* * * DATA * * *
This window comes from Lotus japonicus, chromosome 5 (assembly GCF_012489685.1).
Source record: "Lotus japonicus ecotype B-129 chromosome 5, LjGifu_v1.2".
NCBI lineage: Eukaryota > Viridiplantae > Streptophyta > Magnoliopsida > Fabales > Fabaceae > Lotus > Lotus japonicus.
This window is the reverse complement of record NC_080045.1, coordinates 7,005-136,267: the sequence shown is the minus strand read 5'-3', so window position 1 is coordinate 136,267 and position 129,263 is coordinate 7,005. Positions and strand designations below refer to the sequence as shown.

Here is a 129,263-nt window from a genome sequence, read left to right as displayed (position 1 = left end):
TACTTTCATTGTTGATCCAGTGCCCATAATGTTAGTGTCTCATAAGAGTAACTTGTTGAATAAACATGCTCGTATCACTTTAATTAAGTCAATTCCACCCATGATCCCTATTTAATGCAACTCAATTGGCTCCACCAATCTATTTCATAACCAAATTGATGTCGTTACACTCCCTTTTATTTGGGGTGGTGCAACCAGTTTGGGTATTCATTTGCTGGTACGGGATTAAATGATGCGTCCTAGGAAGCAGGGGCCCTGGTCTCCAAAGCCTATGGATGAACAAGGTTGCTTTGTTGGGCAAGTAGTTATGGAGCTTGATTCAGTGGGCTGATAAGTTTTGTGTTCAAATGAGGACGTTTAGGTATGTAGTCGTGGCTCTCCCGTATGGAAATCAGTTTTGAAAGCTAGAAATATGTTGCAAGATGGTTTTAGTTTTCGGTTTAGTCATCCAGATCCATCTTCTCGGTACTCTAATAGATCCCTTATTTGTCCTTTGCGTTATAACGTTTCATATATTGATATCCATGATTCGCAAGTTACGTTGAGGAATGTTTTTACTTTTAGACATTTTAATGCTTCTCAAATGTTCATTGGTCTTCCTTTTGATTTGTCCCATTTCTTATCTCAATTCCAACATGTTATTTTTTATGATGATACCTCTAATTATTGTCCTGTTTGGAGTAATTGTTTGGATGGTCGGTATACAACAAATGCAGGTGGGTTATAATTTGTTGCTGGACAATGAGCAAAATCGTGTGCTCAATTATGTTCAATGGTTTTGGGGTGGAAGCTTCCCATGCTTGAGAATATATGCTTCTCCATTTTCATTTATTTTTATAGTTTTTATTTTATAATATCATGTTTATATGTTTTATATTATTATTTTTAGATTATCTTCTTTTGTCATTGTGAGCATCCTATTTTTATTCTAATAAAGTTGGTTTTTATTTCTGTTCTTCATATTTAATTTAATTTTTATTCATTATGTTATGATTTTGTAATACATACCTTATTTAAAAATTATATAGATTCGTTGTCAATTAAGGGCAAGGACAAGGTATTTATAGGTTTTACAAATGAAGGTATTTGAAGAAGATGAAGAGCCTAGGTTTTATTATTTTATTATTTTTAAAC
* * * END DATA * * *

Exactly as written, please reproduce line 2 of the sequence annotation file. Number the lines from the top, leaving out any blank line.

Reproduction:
Source record: "Lotus japonicus ecotype B-129 chromosome 5, LjGifu_v1.2".